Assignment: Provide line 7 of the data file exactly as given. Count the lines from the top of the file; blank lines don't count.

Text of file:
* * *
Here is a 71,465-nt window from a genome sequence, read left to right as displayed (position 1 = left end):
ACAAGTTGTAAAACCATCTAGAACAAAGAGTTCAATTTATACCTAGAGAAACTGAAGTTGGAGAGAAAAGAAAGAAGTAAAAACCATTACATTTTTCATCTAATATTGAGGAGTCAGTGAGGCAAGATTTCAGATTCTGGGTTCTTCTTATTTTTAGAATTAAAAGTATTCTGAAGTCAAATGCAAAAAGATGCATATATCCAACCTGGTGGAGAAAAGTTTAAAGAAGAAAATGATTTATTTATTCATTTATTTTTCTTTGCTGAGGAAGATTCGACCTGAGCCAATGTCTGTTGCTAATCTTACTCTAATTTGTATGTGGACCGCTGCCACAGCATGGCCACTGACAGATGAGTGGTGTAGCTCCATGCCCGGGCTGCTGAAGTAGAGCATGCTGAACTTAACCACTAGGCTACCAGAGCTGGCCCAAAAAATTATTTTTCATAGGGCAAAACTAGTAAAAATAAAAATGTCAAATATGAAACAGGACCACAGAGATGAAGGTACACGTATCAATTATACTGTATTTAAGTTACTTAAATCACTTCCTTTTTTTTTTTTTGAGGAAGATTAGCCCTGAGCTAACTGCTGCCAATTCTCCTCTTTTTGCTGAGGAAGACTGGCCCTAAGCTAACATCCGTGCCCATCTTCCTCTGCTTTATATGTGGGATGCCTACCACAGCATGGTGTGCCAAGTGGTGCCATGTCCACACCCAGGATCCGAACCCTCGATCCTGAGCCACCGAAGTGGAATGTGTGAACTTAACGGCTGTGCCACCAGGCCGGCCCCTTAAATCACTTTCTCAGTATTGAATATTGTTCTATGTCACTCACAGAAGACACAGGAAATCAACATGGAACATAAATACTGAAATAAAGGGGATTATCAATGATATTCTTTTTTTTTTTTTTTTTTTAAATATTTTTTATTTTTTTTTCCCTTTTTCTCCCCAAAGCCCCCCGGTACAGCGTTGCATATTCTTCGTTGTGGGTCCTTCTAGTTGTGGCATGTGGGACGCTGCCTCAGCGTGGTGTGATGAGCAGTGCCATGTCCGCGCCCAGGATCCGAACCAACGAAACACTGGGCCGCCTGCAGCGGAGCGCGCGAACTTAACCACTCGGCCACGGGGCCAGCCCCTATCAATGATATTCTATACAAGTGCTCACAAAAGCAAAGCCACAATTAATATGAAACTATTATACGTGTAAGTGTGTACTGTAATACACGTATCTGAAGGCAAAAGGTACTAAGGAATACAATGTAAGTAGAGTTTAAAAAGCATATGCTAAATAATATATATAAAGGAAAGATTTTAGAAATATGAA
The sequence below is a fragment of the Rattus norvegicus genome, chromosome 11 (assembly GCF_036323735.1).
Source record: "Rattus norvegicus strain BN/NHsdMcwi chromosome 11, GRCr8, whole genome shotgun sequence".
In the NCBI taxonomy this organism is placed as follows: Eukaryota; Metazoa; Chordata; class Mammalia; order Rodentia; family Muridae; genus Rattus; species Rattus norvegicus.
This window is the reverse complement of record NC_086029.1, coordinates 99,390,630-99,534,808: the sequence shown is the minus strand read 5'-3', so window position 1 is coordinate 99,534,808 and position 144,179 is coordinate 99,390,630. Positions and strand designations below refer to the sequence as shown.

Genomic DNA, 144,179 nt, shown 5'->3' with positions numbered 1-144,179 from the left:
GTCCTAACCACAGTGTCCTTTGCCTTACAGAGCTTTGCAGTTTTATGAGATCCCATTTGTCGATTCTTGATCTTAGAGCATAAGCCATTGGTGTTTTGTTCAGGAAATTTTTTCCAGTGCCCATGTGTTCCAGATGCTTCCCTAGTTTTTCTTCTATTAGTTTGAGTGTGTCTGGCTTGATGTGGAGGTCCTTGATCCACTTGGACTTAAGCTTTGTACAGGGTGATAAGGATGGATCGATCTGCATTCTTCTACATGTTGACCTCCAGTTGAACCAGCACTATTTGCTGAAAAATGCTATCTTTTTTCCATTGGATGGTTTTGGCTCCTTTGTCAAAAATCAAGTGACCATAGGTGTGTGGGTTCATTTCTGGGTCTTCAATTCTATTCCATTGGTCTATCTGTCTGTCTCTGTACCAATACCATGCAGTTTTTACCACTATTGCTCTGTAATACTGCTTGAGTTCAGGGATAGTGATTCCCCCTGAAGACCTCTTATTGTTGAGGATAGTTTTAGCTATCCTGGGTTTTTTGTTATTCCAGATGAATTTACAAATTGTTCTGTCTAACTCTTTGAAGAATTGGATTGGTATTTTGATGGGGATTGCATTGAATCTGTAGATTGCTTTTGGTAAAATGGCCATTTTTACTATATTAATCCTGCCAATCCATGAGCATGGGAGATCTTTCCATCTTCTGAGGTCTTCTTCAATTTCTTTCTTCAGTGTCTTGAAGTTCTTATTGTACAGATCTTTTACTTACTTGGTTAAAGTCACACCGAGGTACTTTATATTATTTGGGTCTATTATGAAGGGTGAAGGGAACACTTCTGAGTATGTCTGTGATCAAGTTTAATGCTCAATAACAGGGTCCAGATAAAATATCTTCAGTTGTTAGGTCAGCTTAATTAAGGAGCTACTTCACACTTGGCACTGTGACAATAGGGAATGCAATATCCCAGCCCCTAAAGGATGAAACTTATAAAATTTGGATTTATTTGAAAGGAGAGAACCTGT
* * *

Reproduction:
Genomic DNA, 144,179 nt, shown 5'->3' with positions numbered 1-144,179 from the left: